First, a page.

Better Buildings With Deep Energy Retrofits: RMI’s RetroFit Depot
This post was written by our former intern, David Segan. He is currently studying economics at George Washington University.
Did you know that if the U.S. building stock was considered a separate nation, it would take third place for the most energy intensive country in the world? Or that reducing the fossil fuel energy consumed by these U.S. buildings has a $1.4 trillion profit opportunity by 2050?
That's right, 1.4 trillion dollars! I'm not used to seeing such a big number without the word deficit nearby either. These numbers are driving the Rocky Mountain Institute (RMI) to change the way buildings are viewed. RMI has been a leader in guiding the private sector towards a more prosperous and resource efficient future for over 30 years. They recently created the RetroFit Depot site as an in-depth guide to performing energy retrofits that go beyond simply installing new light bulbs. These "deep energy retrofits" are how liability buildings become asset buildings.
Not Your Average Energy Efficiency Retrofit
Switching to LED light bulbs and tuning up heating and cooling systems are great steps, but if extraordinary savings of energy and money is desired, more innovation is needed. In baseball terms, the difference between a deep energy retrofit and a simple one is the difference between the majors and the minors. By going deep, it shows leadership, raises revenue, benefits society, and commits to maintaining long-term success. Deep energy retrofits are those that address all energy loads; this includes heating, cooling, hot water, lighting, appliances, and plug loads. RMI's RetroFit Depot focuses on deep energy retrofits for commercial buildings for two reasons: there is no existing guide for them and they produce significantly better results.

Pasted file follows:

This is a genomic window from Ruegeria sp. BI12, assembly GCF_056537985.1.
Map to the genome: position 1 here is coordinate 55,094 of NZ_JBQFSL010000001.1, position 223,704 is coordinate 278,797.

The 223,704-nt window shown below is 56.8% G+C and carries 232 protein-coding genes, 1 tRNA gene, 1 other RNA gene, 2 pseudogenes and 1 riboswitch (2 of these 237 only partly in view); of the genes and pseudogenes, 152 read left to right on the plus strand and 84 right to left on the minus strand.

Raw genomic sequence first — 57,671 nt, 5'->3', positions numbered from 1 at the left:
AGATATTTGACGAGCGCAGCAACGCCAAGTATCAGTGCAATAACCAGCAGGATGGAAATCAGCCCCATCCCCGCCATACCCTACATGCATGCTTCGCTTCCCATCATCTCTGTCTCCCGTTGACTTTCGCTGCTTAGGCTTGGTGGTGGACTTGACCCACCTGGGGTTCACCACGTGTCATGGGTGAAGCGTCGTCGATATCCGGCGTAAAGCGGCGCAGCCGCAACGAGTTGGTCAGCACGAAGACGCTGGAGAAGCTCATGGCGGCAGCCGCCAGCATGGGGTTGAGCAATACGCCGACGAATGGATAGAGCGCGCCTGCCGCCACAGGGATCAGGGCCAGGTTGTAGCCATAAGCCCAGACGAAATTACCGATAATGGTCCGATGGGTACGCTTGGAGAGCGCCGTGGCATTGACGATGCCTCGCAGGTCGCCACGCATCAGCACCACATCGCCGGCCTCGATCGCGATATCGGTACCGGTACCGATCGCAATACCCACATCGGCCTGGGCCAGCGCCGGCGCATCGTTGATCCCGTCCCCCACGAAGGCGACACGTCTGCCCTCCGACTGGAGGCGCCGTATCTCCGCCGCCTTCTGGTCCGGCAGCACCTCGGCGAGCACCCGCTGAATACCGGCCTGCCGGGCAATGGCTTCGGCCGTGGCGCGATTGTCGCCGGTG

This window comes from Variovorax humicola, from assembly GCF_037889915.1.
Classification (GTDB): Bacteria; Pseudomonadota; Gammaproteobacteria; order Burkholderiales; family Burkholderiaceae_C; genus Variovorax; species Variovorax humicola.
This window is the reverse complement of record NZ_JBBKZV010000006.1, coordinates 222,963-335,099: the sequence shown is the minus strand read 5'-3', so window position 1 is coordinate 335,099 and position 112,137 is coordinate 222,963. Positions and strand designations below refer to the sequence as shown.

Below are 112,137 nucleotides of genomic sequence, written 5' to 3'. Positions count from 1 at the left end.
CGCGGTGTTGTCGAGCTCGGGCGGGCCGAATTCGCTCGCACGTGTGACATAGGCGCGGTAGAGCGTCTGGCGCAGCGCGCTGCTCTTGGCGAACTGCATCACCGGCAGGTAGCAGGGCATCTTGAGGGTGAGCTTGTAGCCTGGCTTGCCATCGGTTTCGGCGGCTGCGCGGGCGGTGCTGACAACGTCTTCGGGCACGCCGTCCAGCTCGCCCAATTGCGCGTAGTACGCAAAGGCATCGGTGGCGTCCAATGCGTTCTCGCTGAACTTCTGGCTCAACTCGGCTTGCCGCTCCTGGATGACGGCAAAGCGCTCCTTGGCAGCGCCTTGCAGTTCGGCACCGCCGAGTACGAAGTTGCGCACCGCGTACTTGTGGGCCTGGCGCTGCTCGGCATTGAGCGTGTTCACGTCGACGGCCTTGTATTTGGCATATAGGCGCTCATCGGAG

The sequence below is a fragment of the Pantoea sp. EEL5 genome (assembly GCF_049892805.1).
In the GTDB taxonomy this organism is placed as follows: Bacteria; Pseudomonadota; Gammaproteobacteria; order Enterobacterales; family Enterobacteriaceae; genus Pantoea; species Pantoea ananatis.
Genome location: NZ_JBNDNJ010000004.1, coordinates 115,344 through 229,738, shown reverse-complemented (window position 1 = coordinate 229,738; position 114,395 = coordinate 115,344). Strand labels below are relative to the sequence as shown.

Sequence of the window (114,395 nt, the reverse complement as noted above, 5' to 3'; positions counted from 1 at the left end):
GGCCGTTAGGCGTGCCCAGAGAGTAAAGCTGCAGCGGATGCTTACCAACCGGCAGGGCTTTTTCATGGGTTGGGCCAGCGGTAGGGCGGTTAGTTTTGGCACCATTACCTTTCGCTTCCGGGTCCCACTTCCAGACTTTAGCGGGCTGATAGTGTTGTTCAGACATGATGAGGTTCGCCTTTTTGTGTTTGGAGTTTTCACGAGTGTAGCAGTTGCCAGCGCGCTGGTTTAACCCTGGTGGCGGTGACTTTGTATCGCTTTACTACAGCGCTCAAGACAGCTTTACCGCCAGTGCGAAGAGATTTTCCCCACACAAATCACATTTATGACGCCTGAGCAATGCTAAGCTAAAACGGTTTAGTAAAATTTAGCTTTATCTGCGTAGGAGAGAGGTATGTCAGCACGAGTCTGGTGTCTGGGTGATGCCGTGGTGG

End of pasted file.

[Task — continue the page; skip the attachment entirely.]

RMI defines deep energy retrofits as "a whole-building analysis and construction process that achieves much larger energy cost savings—sometimes over 50% reduction—than those of conventional, simple retrofits and fundamentally enhances the building value." This type of energy upgrade uses the concept of "systems thinking." All the parts of a building work together, thus they all must be looked at when making an energy efficiency upgrade. Common thought is that such retrofits are not only risky, but have high upfront costs. To get around these barriers, RetroFit Depot goes into solutions, like financing mechanisms and choosing the right time to execute. A list of case studies that includes the Empire State Building, exemplifies the potential for success.
Building Performance: From Poor to Great
A deep energy retrofit has the potential to be an exceptional business decision if implemented on those poor performing buildings. One reason that deep energy retrofits produce such higher cost savings is the increased reliability that the initial predicted savings will be achieved. When a bundle of complementing energy efficiency upgrades is accomplished together, risk is reduced. For example, after completing insulation and air sealing, the true value of an efficient HVAC system will be realized on your balance sheet. Furthermore, air sealing through upgraded windows would provide the ideal opportunity to consider passive solar design to reduce heating and lighting costs.
Using the RetroFit Depot Site
The RetroFit Depot site is a complete guide for the deep energy retrofit process. The audience is anyone with a stake in building energy performance. This includes building owners, occupants, service providers, landlords, lawyers, investors, engineers, and more. To meet the needs of all audience members, RMI has released three free downloadable guides titled: Building the Case, Managing Deep Energy Retrofits, and Identifying Design Opportunities. I encourage you to take a look at the RetroFit Depot site and even download one or all of the guides to gain a better understanding of the value of a deep energy retrofit.
If you have any questions or comments regarding retrofits or RetroFit Depot please share them in the comment section.